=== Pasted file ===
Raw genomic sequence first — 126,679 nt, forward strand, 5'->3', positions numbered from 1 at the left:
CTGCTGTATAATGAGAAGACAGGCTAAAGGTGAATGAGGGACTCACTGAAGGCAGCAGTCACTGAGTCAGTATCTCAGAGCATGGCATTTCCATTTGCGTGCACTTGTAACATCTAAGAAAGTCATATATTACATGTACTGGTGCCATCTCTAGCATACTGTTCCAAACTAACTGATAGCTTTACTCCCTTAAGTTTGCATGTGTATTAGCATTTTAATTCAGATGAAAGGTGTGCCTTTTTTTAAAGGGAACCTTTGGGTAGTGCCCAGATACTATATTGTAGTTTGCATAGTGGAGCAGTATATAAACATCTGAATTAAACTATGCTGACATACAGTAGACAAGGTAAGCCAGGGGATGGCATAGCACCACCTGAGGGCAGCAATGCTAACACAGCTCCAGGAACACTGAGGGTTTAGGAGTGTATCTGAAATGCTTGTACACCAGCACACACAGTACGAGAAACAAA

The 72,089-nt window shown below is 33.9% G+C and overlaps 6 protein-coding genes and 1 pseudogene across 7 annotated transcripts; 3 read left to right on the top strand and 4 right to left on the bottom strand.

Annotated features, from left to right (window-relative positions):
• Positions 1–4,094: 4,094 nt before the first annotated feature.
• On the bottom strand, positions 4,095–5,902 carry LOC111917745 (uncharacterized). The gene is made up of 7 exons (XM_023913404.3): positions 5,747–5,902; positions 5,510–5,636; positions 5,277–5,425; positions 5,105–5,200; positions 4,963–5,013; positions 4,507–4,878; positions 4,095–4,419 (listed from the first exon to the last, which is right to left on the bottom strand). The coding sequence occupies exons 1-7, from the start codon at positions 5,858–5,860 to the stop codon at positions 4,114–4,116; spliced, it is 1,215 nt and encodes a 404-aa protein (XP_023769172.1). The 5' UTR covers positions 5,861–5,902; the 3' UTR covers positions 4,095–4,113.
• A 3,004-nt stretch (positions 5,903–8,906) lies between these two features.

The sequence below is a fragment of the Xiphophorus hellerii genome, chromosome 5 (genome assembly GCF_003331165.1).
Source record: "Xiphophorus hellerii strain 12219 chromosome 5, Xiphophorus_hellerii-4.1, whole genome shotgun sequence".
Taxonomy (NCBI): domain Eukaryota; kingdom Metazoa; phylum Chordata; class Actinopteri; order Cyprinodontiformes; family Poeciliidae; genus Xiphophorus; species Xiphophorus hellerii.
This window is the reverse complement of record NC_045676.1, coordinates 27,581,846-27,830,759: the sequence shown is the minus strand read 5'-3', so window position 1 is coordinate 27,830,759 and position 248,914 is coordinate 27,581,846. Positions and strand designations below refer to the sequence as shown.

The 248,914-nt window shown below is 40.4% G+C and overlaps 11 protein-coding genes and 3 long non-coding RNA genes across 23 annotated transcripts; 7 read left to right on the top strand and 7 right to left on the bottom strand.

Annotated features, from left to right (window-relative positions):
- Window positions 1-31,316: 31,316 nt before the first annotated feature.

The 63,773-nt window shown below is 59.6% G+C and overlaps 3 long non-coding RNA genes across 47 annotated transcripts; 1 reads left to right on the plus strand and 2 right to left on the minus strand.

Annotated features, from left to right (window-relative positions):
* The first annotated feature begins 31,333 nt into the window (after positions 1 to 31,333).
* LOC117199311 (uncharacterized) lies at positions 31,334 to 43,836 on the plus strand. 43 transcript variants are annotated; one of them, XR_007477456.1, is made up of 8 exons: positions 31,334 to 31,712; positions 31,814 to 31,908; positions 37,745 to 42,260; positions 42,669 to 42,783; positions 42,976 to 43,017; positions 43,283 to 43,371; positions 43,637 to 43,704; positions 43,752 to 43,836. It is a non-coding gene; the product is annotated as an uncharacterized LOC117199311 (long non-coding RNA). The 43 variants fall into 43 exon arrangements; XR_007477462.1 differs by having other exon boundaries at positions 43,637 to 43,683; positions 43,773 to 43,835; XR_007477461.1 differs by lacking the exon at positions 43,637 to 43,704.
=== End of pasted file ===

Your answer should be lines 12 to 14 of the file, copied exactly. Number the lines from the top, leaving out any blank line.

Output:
The 248,914-nt window shown below is 40.4% G+C and overlaps 11 protein-coding genes and 3 long non-coding RNA genes across 23 annotated transcripts; 7 read left to right on the top strand and 7 right to left on the bottom strand.

Annotated features, from left to right (window-relative positions):
- Window positions 1-31,316: 31,316 nt before the first annotated feature.